Articles in the Multimedia and Webinars category

Education technology leadership honored in this year’s “20 to Watch” list

From a school librarian who’s blog of book selections is read around the country to a kindergarten teacher turned top executive at a major digital education resources company who’s extolled the value of educational social networking along the way, this year’s “20 to Watch” list are movers and shakers in the education area who are as cutting edge as the technologies they utilize.

Check out these remarkable individuals and their impressive biographies.  They will be recognized at next week’s T+L Conference in Phoenix.

In the meantime, view Paul Andersen’s collection of instructional videos he posts on YouTube, called Bozeman Biology. No wonder he was also named the 2011 Montana Teacher of the Year.

Below is one of Anderson’s videos that has received 7,969 views. Clearly Anderson doesn’t have that many students, so it is great to know that so many other are watching!

Naomi Dillon|October 14th, 2010|Categories: Conferences and Events, Educational Technology, Multimedia and Webinars, NSBA Opinions and Analysis, Student Achievement, Teachers|Tags: , , , |

The Daily Show takes on education reform

Who knew the debate on education reform could be so funny? What did you think of Lewis Black’s commentary from last night’s The Daily Show?

Here’s the video:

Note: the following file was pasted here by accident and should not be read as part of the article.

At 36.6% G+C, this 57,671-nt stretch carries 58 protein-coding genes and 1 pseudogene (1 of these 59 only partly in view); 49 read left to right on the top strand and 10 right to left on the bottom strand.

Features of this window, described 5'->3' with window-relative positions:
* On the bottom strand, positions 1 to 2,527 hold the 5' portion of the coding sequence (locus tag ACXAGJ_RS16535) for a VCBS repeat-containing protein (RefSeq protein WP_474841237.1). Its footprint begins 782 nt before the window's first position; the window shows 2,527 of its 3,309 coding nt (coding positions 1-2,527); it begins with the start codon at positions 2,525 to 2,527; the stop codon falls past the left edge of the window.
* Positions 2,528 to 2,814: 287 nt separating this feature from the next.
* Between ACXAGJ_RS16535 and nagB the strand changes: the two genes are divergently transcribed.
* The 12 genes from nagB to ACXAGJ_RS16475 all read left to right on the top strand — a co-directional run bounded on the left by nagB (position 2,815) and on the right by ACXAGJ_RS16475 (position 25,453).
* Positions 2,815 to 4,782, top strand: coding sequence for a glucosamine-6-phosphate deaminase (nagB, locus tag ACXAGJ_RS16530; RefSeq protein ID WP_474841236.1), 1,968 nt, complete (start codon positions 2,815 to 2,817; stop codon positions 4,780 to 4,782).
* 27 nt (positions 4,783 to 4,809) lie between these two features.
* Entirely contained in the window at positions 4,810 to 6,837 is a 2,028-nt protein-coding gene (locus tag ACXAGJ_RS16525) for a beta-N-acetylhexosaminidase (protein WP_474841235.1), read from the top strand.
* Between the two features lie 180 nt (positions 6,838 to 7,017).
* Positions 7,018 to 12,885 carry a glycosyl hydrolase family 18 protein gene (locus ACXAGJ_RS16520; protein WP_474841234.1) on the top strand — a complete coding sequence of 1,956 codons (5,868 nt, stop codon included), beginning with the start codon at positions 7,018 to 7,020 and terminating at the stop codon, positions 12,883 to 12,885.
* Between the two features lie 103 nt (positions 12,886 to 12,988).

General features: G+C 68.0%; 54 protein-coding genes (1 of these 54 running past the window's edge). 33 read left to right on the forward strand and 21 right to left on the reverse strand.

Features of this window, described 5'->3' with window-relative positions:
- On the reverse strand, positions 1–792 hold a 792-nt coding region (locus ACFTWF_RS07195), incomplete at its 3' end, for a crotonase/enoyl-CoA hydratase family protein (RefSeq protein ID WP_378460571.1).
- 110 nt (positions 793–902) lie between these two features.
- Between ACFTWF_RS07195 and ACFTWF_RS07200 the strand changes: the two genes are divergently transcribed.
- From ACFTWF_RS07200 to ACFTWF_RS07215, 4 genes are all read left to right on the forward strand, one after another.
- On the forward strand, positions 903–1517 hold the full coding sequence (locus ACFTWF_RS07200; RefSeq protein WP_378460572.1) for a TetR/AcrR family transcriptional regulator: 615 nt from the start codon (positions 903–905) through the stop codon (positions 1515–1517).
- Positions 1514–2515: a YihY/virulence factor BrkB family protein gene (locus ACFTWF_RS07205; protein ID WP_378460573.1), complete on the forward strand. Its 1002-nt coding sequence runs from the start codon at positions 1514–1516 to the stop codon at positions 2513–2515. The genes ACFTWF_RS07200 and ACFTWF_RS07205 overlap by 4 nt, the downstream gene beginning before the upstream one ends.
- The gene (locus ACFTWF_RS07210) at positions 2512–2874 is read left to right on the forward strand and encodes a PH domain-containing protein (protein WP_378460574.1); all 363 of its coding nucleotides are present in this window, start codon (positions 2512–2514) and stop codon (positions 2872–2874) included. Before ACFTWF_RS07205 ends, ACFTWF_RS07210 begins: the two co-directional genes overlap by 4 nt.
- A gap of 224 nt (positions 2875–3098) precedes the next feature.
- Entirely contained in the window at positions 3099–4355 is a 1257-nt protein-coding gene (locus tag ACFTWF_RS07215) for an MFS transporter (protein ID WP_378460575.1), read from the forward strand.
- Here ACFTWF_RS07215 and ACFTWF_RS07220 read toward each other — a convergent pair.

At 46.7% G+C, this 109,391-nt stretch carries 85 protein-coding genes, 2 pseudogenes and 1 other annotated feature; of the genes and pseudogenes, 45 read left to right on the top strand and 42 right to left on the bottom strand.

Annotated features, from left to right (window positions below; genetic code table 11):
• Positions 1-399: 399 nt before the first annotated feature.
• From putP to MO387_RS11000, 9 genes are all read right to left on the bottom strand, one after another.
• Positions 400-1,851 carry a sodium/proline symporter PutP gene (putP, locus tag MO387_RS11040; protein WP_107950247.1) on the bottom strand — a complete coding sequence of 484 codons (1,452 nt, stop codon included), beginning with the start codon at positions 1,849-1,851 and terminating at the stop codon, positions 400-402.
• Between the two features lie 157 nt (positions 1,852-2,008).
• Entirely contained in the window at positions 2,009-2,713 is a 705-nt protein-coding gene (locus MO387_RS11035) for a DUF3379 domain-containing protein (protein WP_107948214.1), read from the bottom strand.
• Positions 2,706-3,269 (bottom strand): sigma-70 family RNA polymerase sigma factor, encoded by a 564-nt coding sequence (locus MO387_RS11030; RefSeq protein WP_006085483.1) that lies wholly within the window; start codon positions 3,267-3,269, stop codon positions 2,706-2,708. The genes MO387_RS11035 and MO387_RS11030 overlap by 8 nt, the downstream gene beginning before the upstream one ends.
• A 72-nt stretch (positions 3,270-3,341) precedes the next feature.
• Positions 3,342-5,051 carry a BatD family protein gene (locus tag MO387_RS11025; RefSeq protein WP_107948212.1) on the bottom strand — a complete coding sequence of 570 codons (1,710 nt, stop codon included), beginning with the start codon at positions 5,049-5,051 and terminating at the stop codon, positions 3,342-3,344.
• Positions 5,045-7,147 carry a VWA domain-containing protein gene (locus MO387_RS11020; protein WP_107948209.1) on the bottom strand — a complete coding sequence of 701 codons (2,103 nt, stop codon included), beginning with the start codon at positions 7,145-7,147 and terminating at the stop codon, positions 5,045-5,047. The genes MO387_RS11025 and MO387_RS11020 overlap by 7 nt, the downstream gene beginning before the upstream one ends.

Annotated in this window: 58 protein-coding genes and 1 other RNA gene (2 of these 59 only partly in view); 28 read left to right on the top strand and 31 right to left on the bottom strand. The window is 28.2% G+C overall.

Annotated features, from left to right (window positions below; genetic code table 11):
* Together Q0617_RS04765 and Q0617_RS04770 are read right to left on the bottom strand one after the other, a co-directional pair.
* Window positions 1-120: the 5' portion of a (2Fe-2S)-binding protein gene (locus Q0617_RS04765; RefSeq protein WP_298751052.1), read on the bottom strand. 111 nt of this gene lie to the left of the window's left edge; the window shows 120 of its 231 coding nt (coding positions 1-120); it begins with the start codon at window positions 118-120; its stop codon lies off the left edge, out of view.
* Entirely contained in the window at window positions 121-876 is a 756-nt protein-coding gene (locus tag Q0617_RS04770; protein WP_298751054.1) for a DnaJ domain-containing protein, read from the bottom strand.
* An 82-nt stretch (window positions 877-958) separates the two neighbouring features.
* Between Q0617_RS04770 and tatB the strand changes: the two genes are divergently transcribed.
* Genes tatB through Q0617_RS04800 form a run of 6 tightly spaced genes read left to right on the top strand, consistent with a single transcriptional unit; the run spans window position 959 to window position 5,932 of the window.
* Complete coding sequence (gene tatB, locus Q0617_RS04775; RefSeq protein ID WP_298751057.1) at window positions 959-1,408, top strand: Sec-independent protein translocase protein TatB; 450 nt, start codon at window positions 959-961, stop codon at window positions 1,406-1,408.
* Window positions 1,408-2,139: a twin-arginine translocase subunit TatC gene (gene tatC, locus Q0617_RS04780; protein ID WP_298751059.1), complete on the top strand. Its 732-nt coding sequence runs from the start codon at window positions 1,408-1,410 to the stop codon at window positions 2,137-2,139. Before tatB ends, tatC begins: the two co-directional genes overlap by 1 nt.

The Daily Show With Jon Stewart Mon – Thurs 11p / 10c
Back in Black – Education Crisis
www.thedailyshow.com
Daily Show Full Episodes Political Humor Rally to Restore Sanity
Alexis Rice|October 6th, 2010|Categories: Charter Schools, Multimedia and Webinars, NSBA Opinions and Analysis, Student Achievement, Urban Schools|

VIDEO: NSBA’s Executive Director Anne Bryant shares her thoughts on Education Nation

National School Boards Association’s Executive Director Anne L. Bryant was a panelist today on Education Nation’s closing session, “Talking to our Policy Makers,” moderated by NBC’s Brian Williams.

The session aired live on MSNBC.com, but the full video of this session is not yet posted. BoardBuzz will let you know when it’s up.

Check out this video by the New Jersey School Boards Association of  Bryant sharing her thoughts and insights following the closing session of Education Nation:

Alexis Rice|September 28th, 2010|Categories: Charter Schools, Multimedia and Webinars, NSBA Opinions and Analysis, Student Achievement, Teachers, Urban Schools|

Watch the closing session of Education Nation featuring NSBA